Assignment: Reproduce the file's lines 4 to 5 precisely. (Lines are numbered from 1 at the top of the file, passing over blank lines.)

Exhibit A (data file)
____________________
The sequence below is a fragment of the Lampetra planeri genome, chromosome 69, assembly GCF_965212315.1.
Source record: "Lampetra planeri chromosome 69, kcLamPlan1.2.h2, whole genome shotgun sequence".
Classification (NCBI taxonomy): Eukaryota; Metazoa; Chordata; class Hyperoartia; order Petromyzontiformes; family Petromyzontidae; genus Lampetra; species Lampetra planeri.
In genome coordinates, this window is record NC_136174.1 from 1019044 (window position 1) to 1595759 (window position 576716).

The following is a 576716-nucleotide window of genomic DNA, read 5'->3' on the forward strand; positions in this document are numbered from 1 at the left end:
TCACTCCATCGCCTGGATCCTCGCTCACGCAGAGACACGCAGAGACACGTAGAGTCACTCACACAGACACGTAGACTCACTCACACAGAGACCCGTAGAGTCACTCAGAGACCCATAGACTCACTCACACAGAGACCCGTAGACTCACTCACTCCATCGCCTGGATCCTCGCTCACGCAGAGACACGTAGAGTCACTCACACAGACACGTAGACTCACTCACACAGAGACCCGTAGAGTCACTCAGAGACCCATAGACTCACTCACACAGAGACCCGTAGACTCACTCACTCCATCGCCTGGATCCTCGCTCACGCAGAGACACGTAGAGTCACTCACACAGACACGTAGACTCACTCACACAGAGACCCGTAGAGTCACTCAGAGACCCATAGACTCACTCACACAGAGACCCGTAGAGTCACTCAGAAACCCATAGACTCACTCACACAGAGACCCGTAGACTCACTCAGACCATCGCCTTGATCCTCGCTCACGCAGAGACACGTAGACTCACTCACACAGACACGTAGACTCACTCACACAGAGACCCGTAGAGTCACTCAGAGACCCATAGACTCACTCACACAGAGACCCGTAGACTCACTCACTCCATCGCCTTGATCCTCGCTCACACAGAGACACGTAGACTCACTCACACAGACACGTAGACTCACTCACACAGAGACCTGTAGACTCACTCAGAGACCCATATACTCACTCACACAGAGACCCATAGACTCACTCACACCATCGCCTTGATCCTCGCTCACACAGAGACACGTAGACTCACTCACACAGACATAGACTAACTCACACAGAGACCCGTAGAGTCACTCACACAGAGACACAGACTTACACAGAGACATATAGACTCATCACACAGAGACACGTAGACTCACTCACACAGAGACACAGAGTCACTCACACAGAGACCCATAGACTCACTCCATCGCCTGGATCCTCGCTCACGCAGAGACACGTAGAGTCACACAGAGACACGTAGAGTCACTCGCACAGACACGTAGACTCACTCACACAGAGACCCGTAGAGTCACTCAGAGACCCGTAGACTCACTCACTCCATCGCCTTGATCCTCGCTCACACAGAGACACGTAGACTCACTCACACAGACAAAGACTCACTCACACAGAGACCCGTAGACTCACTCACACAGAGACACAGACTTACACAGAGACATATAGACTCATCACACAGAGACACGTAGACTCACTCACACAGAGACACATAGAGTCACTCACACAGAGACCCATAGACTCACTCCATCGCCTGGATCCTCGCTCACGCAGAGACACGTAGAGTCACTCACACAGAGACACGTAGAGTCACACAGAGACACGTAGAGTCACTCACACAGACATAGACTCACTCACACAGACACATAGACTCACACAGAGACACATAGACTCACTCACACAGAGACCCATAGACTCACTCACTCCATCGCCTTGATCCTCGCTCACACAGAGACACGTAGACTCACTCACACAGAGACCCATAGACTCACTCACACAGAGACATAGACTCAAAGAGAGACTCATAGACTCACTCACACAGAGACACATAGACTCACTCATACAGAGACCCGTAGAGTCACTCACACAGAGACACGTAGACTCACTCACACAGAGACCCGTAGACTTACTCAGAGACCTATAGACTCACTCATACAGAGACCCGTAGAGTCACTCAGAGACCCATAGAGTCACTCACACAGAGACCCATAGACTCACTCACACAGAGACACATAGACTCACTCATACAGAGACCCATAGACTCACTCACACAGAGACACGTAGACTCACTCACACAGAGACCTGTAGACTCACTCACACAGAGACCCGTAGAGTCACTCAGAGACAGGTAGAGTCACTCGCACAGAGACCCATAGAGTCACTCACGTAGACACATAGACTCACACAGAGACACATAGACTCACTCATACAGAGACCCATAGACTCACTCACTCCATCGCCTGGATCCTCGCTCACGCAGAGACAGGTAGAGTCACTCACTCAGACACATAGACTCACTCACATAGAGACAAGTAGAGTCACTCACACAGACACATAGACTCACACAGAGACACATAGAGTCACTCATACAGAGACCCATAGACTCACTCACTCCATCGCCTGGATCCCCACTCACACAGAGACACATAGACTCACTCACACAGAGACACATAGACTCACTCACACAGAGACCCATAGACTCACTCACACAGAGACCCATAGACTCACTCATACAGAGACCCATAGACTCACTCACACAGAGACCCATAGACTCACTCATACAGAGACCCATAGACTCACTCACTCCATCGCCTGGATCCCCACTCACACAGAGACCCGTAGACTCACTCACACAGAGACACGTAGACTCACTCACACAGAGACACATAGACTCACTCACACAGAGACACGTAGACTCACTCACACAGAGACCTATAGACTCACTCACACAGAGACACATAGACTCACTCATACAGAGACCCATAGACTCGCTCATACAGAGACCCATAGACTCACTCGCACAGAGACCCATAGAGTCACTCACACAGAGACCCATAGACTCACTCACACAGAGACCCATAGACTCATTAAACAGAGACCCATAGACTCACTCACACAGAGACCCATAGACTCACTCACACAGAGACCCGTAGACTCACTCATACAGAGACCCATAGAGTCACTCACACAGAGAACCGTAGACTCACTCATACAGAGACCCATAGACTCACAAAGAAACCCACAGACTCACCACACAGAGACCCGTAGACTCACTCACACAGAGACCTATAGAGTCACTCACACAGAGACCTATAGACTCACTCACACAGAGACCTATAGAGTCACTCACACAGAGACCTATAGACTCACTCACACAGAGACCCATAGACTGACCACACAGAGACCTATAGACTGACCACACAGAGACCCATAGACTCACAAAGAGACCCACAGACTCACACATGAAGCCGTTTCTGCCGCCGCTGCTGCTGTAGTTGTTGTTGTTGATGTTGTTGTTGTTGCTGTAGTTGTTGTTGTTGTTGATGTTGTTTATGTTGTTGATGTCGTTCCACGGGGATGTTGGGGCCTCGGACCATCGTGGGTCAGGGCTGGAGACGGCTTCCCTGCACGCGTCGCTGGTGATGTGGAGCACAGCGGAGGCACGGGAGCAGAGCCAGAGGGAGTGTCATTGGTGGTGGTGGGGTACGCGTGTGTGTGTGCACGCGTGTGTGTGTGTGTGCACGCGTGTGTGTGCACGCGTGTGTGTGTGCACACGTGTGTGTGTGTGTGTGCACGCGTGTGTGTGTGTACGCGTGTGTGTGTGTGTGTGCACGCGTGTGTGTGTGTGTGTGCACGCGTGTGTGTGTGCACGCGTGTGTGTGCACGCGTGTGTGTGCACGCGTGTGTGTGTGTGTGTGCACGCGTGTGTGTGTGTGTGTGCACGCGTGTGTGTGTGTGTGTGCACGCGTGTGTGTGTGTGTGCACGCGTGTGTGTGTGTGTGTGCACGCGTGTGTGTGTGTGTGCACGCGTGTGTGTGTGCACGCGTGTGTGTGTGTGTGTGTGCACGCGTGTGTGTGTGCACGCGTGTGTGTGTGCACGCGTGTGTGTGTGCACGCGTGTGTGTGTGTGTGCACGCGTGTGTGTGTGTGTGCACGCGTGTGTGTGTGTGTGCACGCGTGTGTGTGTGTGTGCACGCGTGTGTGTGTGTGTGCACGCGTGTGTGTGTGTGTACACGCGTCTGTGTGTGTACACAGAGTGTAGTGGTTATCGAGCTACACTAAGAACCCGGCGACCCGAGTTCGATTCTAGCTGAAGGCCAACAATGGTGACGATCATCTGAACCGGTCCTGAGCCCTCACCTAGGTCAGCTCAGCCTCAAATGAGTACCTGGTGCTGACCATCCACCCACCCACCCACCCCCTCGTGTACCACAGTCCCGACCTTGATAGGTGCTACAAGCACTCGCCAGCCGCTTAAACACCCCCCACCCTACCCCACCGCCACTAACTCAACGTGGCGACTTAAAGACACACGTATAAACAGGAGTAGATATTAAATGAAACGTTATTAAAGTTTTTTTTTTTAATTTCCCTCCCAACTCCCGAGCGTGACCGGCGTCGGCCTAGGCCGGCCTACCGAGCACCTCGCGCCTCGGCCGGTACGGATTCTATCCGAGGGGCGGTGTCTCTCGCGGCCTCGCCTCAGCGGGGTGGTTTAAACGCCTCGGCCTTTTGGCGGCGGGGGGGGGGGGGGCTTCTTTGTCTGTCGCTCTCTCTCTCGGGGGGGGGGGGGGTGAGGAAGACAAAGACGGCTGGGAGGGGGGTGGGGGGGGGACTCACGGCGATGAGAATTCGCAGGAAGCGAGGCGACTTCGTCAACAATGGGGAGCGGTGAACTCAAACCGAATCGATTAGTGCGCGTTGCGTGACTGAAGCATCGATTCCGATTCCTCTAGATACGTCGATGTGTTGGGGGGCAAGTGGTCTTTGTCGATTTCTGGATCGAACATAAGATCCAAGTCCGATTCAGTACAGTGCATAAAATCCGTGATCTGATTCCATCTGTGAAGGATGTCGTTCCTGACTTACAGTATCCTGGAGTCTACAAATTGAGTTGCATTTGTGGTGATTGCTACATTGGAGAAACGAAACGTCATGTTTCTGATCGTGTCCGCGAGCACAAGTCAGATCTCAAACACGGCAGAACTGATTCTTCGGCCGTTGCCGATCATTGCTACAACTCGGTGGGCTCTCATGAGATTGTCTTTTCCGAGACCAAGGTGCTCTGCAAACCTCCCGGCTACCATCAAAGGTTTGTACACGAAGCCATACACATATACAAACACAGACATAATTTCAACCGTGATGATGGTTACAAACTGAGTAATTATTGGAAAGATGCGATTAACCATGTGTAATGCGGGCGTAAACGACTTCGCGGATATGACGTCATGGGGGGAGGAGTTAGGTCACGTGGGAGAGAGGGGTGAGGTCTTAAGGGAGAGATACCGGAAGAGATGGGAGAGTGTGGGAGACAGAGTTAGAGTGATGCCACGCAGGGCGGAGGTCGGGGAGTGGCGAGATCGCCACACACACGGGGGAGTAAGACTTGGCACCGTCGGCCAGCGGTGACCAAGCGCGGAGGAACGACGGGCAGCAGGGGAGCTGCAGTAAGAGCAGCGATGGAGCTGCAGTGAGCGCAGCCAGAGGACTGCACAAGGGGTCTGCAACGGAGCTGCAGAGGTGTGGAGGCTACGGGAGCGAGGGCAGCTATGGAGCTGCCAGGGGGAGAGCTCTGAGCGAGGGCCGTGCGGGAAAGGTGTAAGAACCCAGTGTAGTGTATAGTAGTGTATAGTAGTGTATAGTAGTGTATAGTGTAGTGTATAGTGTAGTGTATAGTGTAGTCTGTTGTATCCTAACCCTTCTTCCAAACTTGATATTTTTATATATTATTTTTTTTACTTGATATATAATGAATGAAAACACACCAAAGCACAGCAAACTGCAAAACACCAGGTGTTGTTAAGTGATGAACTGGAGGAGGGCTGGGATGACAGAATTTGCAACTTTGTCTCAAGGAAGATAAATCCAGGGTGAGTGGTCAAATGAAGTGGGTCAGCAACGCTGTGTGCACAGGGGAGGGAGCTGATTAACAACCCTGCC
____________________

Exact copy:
In genome coordinates, this window is record NC_136174.1 from 1019044 (window position 1) to 1595759 (window position 576716).

The following is a 576716-nucleotide window of genomic DNA, read 5'->3' on the forward strand; positions in this document are numbered from 1 at the left end: